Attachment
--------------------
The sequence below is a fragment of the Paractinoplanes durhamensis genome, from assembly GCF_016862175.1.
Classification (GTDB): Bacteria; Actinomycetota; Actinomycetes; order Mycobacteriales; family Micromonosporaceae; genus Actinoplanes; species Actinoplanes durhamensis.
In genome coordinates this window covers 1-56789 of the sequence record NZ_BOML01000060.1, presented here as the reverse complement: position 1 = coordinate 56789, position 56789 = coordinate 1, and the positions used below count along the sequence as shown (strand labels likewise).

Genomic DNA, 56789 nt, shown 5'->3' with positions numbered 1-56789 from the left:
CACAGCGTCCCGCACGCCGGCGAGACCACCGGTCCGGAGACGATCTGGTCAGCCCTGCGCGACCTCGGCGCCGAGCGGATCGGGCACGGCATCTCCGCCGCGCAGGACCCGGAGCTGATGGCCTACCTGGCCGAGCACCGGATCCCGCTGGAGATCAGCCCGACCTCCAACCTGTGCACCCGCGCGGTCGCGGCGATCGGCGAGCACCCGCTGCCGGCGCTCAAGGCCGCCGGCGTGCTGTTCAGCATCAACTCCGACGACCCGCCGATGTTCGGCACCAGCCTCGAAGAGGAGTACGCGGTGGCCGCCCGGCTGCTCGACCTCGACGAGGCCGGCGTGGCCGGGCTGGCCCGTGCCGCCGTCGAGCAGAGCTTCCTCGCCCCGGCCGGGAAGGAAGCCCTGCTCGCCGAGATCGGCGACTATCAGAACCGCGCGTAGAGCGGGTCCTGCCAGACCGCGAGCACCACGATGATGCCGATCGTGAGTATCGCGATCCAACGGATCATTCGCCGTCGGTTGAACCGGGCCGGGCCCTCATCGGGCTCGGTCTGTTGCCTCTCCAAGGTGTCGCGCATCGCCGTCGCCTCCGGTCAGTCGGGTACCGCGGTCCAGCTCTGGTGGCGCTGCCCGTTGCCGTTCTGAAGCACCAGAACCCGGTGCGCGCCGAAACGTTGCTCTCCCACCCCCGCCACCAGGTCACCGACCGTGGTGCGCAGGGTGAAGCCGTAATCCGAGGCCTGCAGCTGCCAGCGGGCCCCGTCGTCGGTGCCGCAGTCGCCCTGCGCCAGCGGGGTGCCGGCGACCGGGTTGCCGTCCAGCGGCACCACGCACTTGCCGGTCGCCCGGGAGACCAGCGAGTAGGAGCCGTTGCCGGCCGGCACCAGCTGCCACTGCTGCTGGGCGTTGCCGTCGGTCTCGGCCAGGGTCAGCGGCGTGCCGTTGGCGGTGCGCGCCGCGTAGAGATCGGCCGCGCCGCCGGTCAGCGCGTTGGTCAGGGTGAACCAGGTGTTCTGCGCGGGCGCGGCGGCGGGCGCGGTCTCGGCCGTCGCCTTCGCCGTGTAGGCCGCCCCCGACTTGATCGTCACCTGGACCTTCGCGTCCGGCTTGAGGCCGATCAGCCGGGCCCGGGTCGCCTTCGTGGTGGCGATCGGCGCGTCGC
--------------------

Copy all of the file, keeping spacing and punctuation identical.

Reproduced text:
The sequence below is a fragment of the Paractinoplanes durhamensis genome, from assembly GCF_016862175.1.
Classification (GTDB): Bacteria; Actinomycetota; Actinomycetes; order Mycobacteriales; family Micromonosporaceae; genus Actinoplanes; species Actinoplanes durhamensis.
In genome coordinates this window covers 1-56789 of the sequence record NZ_BOML01000060.1, presented here as the reverse complement: position 1 = coordinate 56789, position 56789 = coordinate 1, and the positions used below count along the sequence as shown (strand labels likewise).

Genomic DNA, 56789 nt, shown 5'->3' with positions numbered 1-56789 from the left:
CACAGCGTCCCGCACGCCGGCGAGACCACCGGTCCGGAGACGATCTGGTCAGCCCTGCGCGACCTCGGCGCCGAGCGGATCGGGCACGGCATCTCCGCCGCGCAGGACCCGGAGCTGATGGCCTACCTGGCCGAGCACCGGATCCCGCTGGAGATCAGCCCGACCTCCAACCTGTGCACCCGCGCGGTCGCGGCGATCGGCGAGCACCCGCTGCCGGCGCTCAAGGCCGCCGGCGTGCTGTTCAGCATCAACTCCGACGACCCGCCGATGTTCGGCACCAGCCTCGAAGAGGAGTACGCGGTGGCCGCCCGGCTGCTCGACCTCGACGAGGCCGGCGTGGCCGGGCTGGCCCGTGCCGCCGTCGAGCAGAGCTTCCTCGCCCCGGCCGGGAAGGAAGCCCTGCTCGCCGAGATCGGCGACTATCAGAACCGCGCGTAGAGCGGGTCCTGCCAGACCGCGAGCACCACGATGATGCCGATCGTGAGTATCGCGATCCAACGGATCATTCGCCGTCGGTTGAACCGGGCCGGGCCCTCATCGGGCTCGGTCTGTTGCCTCTCCAAGGTGTCGCGCATCGCCGTCGCCTCCGGTCAGTCGGGTACCGCGGTCCAGCTCTGGTGGCGCTGCCCGTTGCCGTTCTGAAGCACCAGAACCCGGTGCGCGCCGAAACGTTGCTCTCCCACCCCCGCCACCAGGTCACCGACCGTGGTGCGCAGGGTGAAGCCGTAATCCGAGGCCTGCAGCTGCCAGCGGGCCCCGTCGTCGGTGCCGCAGTCGCCCTGCGCCAGCGGGGTGCCGGCGACCGGGTTGCCGTCCAGCGGCACCACGCACTTGCCGGTCGCCCGGGAGACCAGCGAGTAGGAGCCGTTGCCGGCCGGCACCAGCTGCCACTGCTGCTGGGCGTTGCCGTCGGTCTCGGCCAGGGTCAGCGGCGTGCCGTTGGCGGTGCGCGCCGCGTAGAGATCGGCCGCGCCGCCGGTCAGCGCGTTGGTCAGGGTGAACCAGGTGTTCTGCGCGGGCGCGGCGGCGGGCGCGGTCTCGGCCGTCGCCTTCGCCGTGTAGGCCGCCCCCGACTTGATCGTCACCTGGACCTTCGCGTCCGGCTTGAGGCCGATCAGCCGGGCCCGGGTCGCCTTCGTGGTGGCGATCGGCGCGTCGC